Energy-Efficiency Rules for TVs Could Spark an OLED Boom

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This week, the California Energy Commission will consider new regulations that would require televisions sold in the state to be 33 percent more energy efficient by 2011 and 49 percent more efficient by 2013.

The move is in response to the proliferation of ever larger and cheaper flat-screen TVs, thanks both to the national switch from analog to digital cable and to the increasing availability of larger, cheaper flat screens that suck huge amounts of energy.

The commission, which will be deciding on the regulations at a Nov. 18 meeting, calculates that televisions and their accessories (DVRs, DVD players, cable boxes) account for about 15 percent of home energy use.

Some manufacturers have backed the proposed rules, but the trade group Consumer Electronics Association (CEA), of which the majority of manufacturers are members, is predictably opposed. The CEA claims the energy efficiency regulations would send TV sales plummeting, costing California $50 million in lost tax revenues and 4,600 lost jobs.

“Consumer electronics manufacturers have already dramatically reduced the amount of energy used by digital televisions — without regulation,” said Gary Shapiro, CEA’s president and CEO. “In less than two years, the energy efficiency of Energy Star TVs has improved by 41 percent. These successful efforts resulted from competition among manufacturers to reduce costs to consumers in the global marketplace — not government mandates.”

Manufacturers of sets built around more efficient displays, however, are likely to see a sales boom.

Of the currently available sets, plasma screens are the most power hungry, consuming .34 watts per square inch, while LCD displays consume .27 watts per square inch, and rear-projection displays consume .13 watts per square inch.

Some of the latest LCD sets, backlit with light-emitting diodes (LEDs), however, are operating far more efficiently, and next generation organic light-emitting diode (OLED) sets blow the rest out of the water.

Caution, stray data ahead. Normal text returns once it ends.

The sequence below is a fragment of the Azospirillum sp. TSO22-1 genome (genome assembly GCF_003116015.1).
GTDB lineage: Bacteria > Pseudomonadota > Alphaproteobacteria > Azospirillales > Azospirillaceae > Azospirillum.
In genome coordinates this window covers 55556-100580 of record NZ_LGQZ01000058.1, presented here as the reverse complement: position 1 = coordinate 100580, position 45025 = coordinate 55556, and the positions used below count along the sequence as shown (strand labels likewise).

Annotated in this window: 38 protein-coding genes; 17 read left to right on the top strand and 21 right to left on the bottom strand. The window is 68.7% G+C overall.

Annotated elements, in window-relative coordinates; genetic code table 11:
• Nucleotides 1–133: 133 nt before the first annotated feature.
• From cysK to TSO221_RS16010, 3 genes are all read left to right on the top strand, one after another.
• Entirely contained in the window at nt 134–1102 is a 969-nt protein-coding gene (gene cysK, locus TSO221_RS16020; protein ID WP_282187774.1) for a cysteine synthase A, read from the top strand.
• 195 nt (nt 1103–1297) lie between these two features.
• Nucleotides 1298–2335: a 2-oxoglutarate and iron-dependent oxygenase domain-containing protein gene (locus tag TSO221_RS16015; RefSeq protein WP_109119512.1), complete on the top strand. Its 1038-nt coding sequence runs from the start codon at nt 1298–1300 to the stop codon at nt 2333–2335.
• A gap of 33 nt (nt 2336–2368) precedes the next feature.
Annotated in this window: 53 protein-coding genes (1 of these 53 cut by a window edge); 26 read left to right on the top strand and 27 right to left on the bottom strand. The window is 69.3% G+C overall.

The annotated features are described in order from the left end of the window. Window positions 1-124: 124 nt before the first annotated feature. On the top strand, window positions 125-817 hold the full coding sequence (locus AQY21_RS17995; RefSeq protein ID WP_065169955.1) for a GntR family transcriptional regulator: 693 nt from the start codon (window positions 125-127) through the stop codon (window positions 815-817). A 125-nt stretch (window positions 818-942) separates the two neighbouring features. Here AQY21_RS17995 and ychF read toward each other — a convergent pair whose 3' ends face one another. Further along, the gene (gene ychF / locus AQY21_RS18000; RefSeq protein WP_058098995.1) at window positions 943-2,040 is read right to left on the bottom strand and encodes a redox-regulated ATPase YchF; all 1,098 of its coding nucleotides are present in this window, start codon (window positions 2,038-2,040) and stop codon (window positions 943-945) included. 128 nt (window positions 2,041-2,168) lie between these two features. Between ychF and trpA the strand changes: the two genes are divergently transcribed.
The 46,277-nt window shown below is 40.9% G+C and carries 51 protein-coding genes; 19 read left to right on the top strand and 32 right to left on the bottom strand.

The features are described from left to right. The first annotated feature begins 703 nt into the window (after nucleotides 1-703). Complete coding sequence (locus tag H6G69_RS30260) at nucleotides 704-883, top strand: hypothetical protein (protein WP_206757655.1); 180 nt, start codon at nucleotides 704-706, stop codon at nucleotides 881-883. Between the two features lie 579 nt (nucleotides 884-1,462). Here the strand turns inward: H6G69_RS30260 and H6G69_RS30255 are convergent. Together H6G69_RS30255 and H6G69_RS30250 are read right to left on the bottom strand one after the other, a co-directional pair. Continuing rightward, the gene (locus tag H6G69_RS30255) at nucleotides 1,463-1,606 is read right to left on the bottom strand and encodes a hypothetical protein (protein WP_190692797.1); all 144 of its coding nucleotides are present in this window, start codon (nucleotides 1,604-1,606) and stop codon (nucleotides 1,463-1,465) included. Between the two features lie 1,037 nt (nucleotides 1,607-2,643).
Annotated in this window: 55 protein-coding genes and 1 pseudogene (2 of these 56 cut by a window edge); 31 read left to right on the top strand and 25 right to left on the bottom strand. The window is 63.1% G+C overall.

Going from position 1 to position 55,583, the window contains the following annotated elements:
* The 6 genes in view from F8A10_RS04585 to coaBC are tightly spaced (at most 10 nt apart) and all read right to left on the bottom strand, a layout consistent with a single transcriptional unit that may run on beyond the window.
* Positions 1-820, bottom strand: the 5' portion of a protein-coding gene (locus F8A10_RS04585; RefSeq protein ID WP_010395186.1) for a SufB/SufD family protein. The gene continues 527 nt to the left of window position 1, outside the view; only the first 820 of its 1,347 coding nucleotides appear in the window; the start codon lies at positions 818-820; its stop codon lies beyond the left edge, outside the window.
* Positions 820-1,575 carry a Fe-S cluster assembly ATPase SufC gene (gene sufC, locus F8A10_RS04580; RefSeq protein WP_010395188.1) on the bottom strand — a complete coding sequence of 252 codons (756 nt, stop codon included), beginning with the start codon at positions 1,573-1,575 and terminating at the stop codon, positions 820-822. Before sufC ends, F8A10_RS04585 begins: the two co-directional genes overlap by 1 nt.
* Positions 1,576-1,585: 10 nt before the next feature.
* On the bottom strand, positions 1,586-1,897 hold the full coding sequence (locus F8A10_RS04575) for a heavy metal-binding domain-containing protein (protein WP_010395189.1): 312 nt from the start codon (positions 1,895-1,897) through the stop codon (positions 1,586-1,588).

All the major electronics manufacturers — Sony, Samsung, Philips, LG — have OLED sets either on the market or in prototype form, and it’s expected that by 2012 OLED televisions will be widely available. In addition to requiring less material because they need neither color filters nor backlighting, OLEDs are up to 40 percent more efficient than LCD displays per panel inch.

A diode is a very basic semiconductor, and light-emitting diodes are comprised of negatively and positively charged particles (typically aluminum-gallium-arsenide) that generate an electroluminescent layer (put more simply, light) when they interact with an electrical circuit.

Because LEDs generate their own light, LCD monitors and TV screens that use them as their light source require less energy and can be made much thinner, thus conserving on the materials used to make the set. Although there are televisions on the market that claim to be “LED TVs,” there’s no such thing: They are LCD displays that are backlit by LEDs.

Unlike plasma and OLED displays, where each pixel is its own light source, in LCD displays each pixel has to be illuminated from behind, or backlit. In traditional LCD displays, this is achieved using cold-cathode fluorescent lights that require an external power source.

OLED televisions, on the other hand, are actually a different display technology. OLEDs are made from organic (carbon-based) materials that emit light when electricity is run through them. Because they are made with organic compounds they are able to emit various colors, whereas LCD displays require a filter to change colors. Requiring neither external lighting nor a color filter, OLEDs are not only more energy efficient to operate, but also require less energy to make, given that they are made with fewer materials.

Sony released the first OLED television in the United States last year and followed up last month with a thinner version of its Bravia LCD display, equipped with LED backlighting. This sort of hybrid display, which uses light-emitting diodes (LEDs) as its additional lighting source, cuts down on the typically high power requirements of an LCD display.

Given that OLEDs are still very expensive to manufacture, which has also kept manufacturers from creating giant displays to compete with the super-sized LCD and plasma screens on the market, it’s likely that we’ll see other manufacturers taking this half-step toward energy efficiency first. LG has predicted that by 2012 its OLED sets will cost about 50 percent more than LCD sets, but that by 2016, OLEDs will cost 20%-30% less than LCDs.

In the meantime, manufacturers are going to have to figure out how to deliver more energy efficient televisions to consumers in the sizes and at the price point that they’ve grown accustomed.

Despite the protestations of the CEA, that won’t actually be that hard to do. The proposed standards will not apply to sets larger than 58 inches partly as a concession to the industry, and according to CEC spokesman Adam Gottlieb, more than 1,000 models smaller than 58 inches that meet the new efficiency guidelines are already on the market.


See also:

Climate Legislation Could Be a Catalyst for Energy Efficiency

McKinsey’s Energy Fix for Developing Countries: Efficiency

New Business Model Cuts Up-Front Costs to Spur Energy Efficiency

LEED No Longer Stops at Construction: Version 3 Checks Up on Efficiency

Oh, Those Sexy Building Codes: More Effective Than 100 Nuclear Plants

Energy Efficiency: America’s Best Kept Climate-Fighting Secret


(Photos, top to bottom: LGE / CC BY 2.0; Sony OLED)